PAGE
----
While most Republicans on Capitol Hill march in lockstep behind the Trump Administration during the impeachment inquiry, GOP Senator Chuck Grassley has broken ranks with his party to throw his support behind the unnamed whistleblower at the heart of the investigations.

“This person appears to have followed the whistleblower protection laws and ought to be heard out and protected. We should always work to respect whistleblowers,” said Sen. Grassley, who has fashioned his political career on the defense of whistleblowers.

The plight of the individual whose Aug. 12 complaint alerted congressional intelligence committees to alleged wrongdoing in the Oval Office is a sterling example of the abuse, harassment, and threats that whistleblowers too often face.

Since allegations emerged that Trump sought help from Ukrainian president Volodymyr Zelensky to smear Joe Biden, Trump has sought to expose the whistleblower’s identity, discredit the allegations as having partisan motives, and suggest those involved are spies and should be killed.

“You know what we used to do in the old days when we were smart? Right? The spies and treason, we used to handle it a little differently than we do now,” Trump can be heard saying in a private meeting caught on video.

House Intelligence Committee Chairman Adam Schiff (D-Calif.) said at a press conference Oct. 2 that Trump’s attacks on the whistleblower amounted to an “incitement of violence.”

Whether in government, business, or other organization, individuals who put everything on the line to call out wrongdoing typically find themselves facing personally diminishing, career-destroying forms of backlash. Intimidation, harassment, humiliation, threats, isolation, ostracizing, blacklisting, and false accusations in addition to job loss, demotion, and reduction in pay or benefits are common types of whistleblower retaliation.

Horrifying threats

Beasley Allen lawyers Larry Golston, Lance Gould and Leon Hampton recently represented a whistleblower who exposed an illegal kickback and false billing scheme at a mortuary and crematory that defrauded the Alabama Organ Center and taxpayers. The whistleblower in that case, Barry Taul, suffered “one of the most horrifying cases involving intimidation and retaliation” Mr. Golston said he has seen in his career in law.

Mr. Taul suffered physical abuse at the hands of his employers, Nagel Enterprises, Inc., dba Abanks Mortuary & Crematory and its owner Jed Nagel. He also received multiple death threats against him and his family in an effort to intimidate him so he would not report the wrongdoing. After he eventually left his job with that company and reported the fraud, Mr. Taul was disparaged and falsely maligned to future employers, resulting in his being wrongly terminated from other positions.

“Mr. Taul faced personal danger to do the right thing and report it when he witnessed illegal activity that was cheating government health care programs,” said Mr. Golston. “His employer went to great lengths to silence him, even to the point of threatening to cremate him alive.”

In February of last year, an Alabama jury reached a verdict in favor of Mr. Taul, and U.S. District Judge Virginia Hopkins entered judgment against the defendants in the amount of more than $14.7 million.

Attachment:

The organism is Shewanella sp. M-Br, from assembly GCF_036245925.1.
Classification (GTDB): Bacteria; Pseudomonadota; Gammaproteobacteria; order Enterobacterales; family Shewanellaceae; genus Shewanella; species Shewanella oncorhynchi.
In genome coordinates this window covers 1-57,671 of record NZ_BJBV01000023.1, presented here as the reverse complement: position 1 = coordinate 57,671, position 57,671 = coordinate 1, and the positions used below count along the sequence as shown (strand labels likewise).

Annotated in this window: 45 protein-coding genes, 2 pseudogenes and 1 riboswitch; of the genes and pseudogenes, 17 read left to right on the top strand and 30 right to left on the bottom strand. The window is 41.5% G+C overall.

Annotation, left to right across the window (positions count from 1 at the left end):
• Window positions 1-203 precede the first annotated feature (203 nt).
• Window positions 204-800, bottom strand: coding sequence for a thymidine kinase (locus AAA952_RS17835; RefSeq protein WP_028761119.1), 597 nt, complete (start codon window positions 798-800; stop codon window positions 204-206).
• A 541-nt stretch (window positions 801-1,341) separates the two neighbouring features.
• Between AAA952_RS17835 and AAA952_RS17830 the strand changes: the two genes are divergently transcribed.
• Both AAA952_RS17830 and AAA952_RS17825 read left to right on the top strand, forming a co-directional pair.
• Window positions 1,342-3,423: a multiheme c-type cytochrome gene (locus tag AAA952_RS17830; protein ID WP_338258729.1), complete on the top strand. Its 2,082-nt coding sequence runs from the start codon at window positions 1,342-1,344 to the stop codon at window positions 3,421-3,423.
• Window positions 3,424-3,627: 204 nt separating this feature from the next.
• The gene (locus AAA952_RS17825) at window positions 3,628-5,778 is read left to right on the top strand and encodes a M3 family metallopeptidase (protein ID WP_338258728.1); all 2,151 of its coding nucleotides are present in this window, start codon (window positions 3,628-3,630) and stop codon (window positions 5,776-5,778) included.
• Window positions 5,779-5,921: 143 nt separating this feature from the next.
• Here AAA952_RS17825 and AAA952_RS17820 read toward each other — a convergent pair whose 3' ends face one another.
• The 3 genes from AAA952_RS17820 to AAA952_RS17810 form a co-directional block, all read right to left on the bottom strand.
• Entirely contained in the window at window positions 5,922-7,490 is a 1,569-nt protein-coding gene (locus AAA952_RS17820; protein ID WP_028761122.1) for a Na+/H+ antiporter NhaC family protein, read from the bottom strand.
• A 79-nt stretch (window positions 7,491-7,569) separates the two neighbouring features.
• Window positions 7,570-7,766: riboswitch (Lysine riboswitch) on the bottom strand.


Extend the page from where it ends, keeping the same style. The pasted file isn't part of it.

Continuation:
Fighting to protect a whistleblower

Back on Capitol Hill, Sen. Grassley continues to stave off attacks on the Trump whistleblower and attempts to reveal the informant’s identity. He also stood with the Intelligence community in pushing back against Trump and other Republicans who say the whistleblower’s claims carry no weight because he or she had no direct, first-hand knowledge of Trump’s alleged wrongdoing.

“This person appears to have followed the whistleblower protection laws and ought to be heard out and protected. We should always work to respect whistleblowers,” Sen. Grassley said. “Complaints based on second-hand information should not be rejected out of hand, but they do require additional leg work to get at the facts and evaluate the claim’s credibility.”

In statements that seem intended to enlighten his fellow Republican lawmakers, Sen. Grassley said:

“When it comes to whether someone qualifies as a whistleblower, the distinctions being drawn between first- and second-hand knowledge aren’t legal ones. It’s just not part of whistleblower protection law or any agency policy,” he said, referring to whistleblower legislation he helped write to protect government employees.

Little is known about the whistleblower who triggered the impeachment inquiry, except that he or she is a member of the U.S. Intelligence Community. The New York Times and Washington Post have reported that the whistleblower is a CIA officer, but neither source identified him by name.

The Inspector General of the Intelligence Community (ICIG) also issued a statement refuting Republican claims that the whistleblower’s allegations are invalid.

“The whistleblower stated on the form that he or she possessed both first-hand and other information,” the statement read. “The ICIG reviewed the information provided as well as other information gathered and determined that the complaint was both urgent and that it appeared credible. ”

Meanwhile, Sen. Grassley expressed frustration with administration officials and others who tout government transparency yet attack whistleblowers with credible information of illegal activity.

“They all say they’re going to respect whistleblowers but they end up not doing it. Every cabinet person that comes in is well intended about protecting whistleblowers and then they’re treated like a skunk at a picnic,” Sen, Grassley said.

Additional sources:
The Guardian
The Hill

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